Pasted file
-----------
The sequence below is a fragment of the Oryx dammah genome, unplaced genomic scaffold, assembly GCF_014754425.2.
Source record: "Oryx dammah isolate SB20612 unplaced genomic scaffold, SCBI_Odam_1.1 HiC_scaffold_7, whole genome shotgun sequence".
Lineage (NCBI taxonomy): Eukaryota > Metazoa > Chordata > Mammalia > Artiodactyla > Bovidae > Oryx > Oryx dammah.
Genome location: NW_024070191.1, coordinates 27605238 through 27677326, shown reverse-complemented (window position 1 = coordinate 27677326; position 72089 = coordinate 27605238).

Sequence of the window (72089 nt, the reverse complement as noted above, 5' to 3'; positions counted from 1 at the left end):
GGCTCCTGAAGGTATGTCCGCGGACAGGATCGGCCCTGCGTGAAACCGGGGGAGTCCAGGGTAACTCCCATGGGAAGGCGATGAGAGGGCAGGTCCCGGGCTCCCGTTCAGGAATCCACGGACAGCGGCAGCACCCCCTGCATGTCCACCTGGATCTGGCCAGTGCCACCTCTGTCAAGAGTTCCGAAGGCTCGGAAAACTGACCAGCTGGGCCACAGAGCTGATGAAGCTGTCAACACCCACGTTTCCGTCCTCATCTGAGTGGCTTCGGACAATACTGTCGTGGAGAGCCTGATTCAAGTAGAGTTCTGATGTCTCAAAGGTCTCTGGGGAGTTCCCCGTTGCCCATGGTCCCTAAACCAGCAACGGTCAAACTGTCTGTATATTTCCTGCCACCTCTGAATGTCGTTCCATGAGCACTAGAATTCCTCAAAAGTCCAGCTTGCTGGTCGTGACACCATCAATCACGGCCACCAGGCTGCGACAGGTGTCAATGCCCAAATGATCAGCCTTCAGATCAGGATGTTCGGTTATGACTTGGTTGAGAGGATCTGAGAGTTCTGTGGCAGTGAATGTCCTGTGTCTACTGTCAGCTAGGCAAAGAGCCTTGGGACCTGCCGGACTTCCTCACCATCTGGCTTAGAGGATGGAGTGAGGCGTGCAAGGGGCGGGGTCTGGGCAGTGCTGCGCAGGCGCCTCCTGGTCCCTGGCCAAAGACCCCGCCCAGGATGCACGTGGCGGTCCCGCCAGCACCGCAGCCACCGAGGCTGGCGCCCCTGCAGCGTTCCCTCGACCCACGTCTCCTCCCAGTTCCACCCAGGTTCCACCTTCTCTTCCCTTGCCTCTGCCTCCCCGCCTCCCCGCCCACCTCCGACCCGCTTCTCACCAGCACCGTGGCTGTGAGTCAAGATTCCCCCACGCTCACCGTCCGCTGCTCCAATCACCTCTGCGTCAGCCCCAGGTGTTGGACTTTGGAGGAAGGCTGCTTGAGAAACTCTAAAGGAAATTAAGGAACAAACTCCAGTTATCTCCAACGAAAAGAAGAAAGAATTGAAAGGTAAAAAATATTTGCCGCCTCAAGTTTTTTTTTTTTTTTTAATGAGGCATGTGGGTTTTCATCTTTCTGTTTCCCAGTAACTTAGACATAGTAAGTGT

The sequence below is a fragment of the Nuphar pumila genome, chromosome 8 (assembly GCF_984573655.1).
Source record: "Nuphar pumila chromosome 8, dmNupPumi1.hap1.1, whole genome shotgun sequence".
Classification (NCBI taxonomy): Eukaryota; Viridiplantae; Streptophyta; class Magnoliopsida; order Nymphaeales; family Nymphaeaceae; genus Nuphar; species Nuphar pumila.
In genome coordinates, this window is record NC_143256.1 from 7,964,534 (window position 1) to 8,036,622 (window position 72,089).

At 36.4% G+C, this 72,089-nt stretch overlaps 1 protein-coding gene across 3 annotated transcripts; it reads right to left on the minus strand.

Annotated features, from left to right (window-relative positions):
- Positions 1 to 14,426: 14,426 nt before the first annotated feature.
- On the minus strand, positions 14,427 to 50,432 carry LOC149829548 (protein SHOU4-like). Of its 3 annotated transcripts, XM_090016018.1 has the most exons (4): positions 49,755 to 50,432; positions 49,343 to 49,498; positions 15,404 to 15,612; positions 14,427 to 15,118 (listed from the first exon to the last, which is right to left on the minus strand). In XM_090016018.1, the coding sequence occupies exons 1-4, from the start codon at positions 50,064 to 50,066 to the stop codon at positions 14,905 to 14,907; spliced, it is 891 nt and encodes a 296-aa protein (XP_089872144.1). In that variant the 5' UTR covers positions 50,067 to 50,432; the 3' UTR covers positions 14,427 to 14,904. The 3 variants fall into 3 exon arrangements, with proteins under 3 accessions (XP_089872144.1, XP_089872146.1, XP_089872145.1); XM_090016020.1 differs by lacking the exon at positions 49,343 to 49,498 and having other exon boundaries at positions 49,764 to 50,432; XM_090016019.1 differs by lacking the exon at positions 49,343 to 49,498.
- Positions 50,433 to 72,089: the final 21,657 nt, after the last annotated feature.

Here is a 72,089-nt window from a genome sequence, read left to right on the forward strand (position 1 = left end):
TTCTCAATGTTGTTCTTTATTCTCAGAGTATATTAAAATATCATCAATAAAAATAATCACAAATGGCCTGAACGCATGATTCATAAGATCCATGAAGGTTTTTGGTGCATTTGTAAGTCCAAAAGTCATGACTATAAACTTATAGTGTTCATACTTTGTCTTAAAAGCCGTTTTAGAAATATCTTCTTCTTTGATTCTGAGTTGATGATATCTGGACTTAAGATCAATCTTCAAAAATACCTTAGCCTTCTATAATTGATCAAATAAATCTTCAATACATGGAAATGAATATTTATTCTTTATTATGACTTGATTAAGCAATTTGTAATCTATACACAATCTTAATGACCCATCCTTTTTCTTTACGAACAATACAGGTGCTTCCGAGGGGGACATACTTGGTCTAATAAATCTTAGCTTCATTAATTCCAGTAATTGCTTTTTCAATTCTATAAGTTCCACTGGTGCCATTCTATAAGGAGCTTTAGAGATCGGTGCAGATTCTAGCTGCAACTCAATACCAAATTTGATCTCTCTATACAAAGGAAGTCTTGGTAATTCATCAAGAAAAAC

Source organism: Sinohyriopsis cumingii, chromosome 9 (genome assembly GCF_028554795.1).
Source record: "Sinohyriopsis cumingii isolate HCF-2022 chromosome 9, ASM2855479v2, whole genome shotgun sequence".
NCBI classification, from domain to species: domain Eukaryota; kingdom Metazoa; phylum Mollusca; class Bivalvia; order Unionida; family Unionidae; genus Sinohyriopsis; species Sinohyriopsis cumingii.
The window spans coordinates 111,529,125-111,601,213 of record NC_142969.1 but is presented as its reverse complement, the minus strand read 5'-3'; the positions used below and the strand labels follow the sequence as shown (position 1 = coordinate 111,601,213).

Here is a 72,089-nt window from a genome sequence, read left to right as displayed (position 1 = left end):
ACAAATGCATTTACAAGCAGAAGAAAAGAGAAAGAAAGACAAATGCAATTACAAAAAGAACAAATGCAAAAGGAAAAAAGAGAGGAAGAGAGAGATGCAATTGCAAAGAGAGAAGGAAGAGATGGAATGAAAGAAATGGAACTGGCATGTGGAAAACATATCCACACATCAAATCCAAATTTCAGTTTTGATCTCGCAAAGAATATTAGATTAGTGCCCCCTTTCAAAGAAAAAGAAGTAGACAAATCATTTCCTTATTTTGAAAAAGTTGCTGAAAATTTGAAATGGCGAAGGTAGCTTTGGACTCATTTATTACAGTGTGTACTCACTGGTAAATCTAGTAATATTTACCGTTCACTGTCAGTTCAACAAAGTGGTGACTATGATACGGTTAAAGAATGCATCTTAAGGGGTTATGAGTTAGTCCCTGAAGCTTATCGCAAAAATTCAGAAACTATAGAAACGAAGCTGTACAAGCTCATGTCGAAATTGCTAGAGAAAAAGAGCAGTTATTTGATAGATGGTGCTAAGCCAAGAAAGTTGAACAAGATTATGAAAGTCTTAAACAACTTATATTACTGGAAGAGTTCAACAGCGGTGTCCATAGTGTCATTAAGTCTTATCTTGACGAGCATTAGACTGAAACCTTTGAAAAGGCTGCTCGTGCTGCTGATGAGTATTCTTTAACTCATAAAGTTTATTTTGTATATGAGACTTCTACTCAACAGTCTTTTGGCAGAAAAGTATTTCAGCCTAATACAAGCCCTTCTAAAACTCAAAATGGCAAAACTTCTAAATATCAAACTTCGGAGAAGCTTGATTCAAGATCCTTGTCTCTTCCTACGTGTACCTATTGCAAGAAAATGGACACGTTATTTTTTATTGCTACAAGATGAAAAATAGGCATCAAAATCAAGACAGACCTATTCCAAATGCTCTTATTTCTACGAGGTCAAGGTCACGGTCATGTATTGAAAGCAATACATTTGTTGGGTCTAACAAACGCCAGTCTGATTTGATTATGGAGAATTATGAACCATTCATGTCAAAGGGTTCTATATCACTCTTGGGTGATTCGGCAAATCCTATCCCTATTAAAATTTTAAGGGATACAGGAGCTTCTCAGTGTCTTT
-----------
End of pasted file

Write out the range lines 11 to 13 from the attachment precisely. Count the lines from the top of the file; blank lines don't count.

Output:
At 36.4% G+C, this 72,089-nt stretch overlaps 1 protein-coding gene across 3 annotated transcripts; it reads right to left on the minus strand.

Annotated features, from left to right (window-relative positions):
- Positions 1 to 14,426: 14,426 nt before the first annotated feature.